To the editor:
I first would like to thank the mayor and the chairman of the School Committee for their columns addressing the West Parish project (the Times, Saturday, May 19).
The more information that is made readily available and the more thorough an explanation provided to the residents of Gloucester, the better off everyone is.
However, as a former student of and with relatives currently enrolled in the city's schools, and who would like to someday be able to send any future children I might have to the city's schools, I believe that there are still many important but unanswered questions.
Chairman Jonathan Pope noted that this West Parish project, although it won't fix all of the issues surrounding the city's school buildings, is the first step in bringing Gloucester Public Schools "into the 21st century."
OK. What is the next step? And what is the step after that? Calling it a first step suggests there's a complete plan; that's great — but what is it?
My understanding is that all of the elementary schools are old. I would guess that West Parish's inability to meet the spatial demand¬ù of 21st century education is not unlike spatial conditions at East Gloucester, Beeman, Plum Cove, and Veterans (although maybe not Fuller, given its size). The mayor points out that the idea of closing neighborhood schools was soundly rejected by the parent community. Last time I checked, residents — parent and non-parent alike — were soundly against the closing of neighborhood fire stations, too, yet they remain closed. But I've digressed.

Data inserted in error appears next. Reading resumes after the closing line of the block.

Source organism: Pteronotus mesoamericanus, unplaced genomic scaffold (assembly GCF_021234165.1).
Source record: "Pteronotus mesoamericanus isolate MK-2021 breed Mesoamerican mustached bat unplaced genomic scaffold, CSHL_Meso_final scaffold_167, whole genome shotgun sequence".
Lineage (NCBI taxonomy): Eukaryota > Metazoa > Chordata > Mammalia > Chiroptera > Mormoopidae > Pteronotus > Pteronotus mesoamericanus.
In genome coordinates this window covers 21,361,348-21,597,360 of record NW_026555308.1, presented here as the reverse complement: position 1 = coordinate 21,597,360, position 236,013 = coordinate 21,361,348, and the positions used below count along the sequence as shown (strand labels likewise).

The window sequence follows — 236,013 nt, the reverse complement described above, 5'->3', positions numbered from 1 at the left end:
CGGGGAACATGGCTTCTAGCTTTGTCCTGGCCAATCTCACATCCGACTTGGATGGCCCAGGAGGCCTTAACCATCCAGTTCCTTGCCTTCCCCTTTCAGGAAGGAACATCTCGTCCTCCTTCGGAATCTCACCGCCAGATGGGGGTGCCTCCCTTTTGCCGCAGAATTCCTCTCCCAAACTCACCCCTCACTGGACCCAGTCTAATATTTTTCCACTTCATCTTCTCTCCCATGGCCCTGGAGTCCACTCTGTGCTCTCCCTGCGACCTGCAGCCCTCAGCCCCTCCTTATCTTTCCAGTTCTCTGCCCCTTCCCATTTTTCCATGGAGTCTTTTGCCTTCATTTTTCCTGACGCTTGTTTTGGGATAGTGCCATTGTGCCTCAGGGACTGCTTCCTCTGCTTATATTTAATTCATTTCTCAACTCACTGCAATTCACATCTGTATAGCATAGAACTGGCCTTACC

So our plan is for five elementary schools, with West Parish, to the tune of $30 million to $40 million (with a potential for a rebate), being welcomed into the 21st century first?
When, then, do the East Gloucester, central Gloucester, and northern Gloucester students get to join us? We're already 10-plus years into the century as it is. Will they all need the same investment to be brought up to modern standards?
If so, do we do one school at a time, every five to seven years? That at least gets all elementary students into the 21st century before it's half over, for somewhere around $200 million. And while we're planning, what about O'Maley? By the time we finished with the elementary schools, O'Maley would be as old as West Parish is today.
Admittedly, that's a lot of questions. And I'm sure I (and other residents) have plenty more. Fortunately for everyone involved, the easiest way to answer most all of them: show us the plan — a plan that outlines how every student will be afforded the same educational upgrades currently slated for West Parish; a plan establishing the timeline in which projects are started, finished, responsibly borrowed and paid for, etc.
I would expect the City Council would require such a comprehensive plan before it would ever pay $500,000 for a study regarding the feasibility of a $30 million to $40 million investment — referred to as only the "first step."
Chestnut Street, Gloucester